A policy framework has to be designed based on fostering the resilience of MSMEs to the onslaught of such a health emergency, considering both supply and demand-side impacts. It is important to note that the lack of accurate information on this sector due to the absence of a dedicated MSME census conducted in recent years (the last MSME census was held in 2006-07), and the absence of a unified (and verified) MSME database could hinder targeted relief delivery and making access to credit easier for enterprises that need it the most.
Way Forward for MSMEs
A stimulus package of Rs. 10 lakh crores could act as a big push to the MSME sector and could help close the debate around the survival of the sector in the near future. This package can be released in a staggered manner and slowly released into the economy instead of all at once. This will ensure optimum and economic use of the available resources.
This quantum of the package along with tax concessions would ensure greater liquidity for small businesses and cash in the hands of the poor, helping drive demand for goods and services. Taking inspiration from other nations, paying part of the worker wages, savings in rent and utility bills, or providing low-interest loans and loan guarantees can be an effective way to extend minimum support at the moment. The government can consider covering the salary cost of the workers.
Policy measures could incorporate longer loan repayment moratorium for small businesses and suspension of the Insolvency and Bankruptcy Code for companies for at least six months.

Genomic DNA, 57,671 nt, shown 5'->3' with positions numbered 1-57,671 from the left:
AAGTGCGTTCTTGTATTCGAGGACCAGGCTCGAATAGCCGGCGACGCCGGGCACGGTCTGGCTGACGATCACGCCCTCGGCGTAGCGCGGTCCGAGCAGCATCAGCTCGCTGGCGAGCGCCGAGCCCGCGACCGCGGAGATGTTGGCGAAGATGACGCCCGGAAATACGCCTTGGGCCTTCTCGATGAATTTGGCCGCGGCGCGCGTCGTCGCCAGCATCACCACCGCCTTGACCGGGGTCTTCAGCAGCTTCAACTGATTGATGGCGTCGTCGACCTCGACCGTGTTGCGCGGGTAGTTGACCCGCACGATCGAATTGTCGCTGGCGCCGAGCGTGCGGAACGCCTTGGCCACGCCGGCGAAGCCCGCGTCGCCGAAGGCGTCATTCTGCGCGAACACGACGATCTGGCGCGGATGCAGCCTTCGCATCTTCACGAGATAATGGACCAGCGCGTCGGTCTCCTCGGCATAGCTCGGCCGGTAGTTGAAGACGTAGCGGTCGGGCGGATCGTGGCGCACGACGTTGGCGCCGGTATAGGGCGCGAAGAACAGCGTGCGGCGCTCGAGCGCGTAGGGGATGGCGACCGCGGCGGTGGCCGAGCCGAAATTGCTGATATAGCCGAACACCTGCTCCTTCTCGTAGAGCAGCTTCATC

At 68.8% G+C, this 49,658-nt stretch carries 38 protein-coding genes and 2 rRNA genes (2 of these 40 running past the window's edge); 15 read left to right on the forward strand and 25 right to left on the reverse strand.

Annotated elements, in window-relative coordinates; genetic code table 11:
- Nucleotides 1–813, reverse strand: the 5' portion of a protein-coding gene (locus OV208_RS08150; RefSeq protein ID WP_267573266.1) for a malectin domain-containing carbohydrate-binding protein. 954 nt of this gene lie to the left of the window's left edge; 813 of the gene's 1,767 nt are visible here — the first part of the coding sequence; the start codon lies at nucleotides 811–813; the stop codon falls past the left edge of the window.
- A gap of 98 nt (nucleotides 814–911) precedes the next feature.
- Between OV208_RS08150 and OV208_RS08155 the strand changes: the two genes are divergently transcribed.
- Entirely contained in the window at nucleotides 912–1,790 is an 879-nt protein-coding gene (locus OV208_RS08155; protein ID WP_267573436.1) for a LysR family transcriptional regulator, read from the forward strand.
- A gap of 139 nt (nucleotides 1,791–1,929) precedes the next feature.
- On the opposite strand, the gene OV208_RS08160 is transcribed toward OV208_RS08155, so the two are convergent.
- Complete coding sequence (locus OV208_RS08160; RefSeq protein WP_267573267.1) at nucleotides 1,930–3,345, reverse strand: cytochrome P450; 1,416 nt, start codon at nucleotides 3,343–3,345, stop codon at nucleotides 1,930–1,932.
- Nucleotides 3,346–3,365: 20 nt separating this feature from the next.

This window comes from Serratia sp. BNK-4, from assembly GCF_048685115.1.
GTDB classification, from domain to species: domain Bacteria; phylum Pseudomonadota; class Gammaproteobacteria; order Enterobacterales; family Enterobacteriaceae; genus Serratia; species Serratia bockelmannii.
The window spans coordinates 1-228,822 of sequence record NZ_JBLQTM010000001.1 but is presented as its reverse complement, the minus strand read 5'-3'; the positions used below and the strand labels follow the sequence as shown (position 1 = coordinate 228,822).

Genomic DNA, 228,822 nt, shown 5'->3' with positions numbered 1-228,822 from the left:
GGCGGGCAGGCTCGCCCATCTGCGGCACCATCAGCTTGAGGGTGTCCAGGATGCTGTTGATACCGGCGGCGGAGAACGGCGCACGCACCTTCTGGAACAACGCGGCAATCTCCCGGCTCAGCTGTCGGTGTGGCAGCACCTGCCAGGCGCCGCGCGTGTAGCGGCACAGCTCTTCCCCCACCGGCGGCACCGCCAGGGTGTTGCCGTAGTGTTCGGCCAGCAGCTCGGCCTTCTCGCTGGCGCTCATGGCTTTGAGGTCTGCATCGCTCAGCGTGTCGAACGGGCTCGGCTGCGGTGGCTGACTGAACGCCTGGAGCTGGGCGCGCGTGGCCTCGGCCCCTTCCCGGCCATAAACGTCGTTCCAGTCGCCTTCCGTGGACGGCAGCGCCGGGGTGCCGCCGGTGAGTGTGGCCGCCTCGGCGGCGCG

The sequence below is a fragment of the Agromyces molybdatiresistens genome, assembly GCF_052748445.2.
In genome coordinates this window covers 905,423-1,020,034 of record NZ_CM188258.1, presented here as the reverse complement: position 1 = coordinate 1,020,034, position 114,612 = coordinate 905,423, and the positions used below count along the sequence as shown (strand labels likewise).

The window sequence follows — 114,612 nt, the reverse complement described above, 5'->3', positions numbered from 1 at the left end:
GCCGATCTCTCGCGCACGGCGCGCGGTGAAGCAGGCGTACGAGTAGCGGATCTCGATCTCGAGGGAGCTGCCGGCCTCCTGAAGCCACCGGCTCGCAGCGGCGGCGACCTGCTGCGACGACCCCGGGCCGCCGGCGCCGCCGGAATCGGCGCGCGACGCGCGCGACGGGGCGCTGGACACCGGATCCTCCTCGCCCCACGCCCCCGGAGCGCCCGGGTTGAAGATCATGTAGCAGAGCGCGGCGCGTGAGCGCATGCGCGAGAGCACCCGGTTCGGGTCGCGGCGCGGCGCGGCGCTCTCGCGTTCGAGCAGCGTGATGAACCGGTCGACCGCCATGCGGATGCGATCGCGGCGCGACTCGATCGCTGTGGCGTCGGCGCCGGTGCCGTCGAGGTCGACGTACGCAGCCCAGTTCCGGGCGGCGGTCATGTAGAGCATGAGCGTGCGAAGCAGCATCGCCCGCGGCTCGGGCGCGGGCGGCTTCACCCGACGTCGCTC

For large insolvency, arising out of the cash and liquidity crunch faced by firms whose demand has declined, the government must intervene and avoid the same by providing a quick relief package. Several economists have advised the government to scale up it's spending to help revitalize the economy, including by monetizing a portion of its debt.
Apart from the relief package from the government, banks should also be considerate by giving the MSME sector more time. Since there may be a delay in interest and instalment payments to the banks, they should be more patient and not declare their account NPAs. Banks should give them more time to pay interest and installments without paying charges, treat them as regular accounts and allow them some grace period to fulfil the payment. Banks and NBFCs should also provide moratoriums with extremely low interest rates. Sustainable low interest rates are the need of the hour.
The government must address the high collateral security leading to a denial of credit for the MSME sector. It is also the same case with the limit on margin money being extremely high. These combined factors ensure a lack of access to available credit for MSMEs.
While the revenue streams of most MSMEs are starting to dry up in the current Covid-19 pandemic situation, many companies are utilising these days to upgrade the skill set of their workforce. Since it is not clear when life will come back to normal, government and businesses will have to work together towards phased re-starting of business operations and be prepared for structural changes in business activities.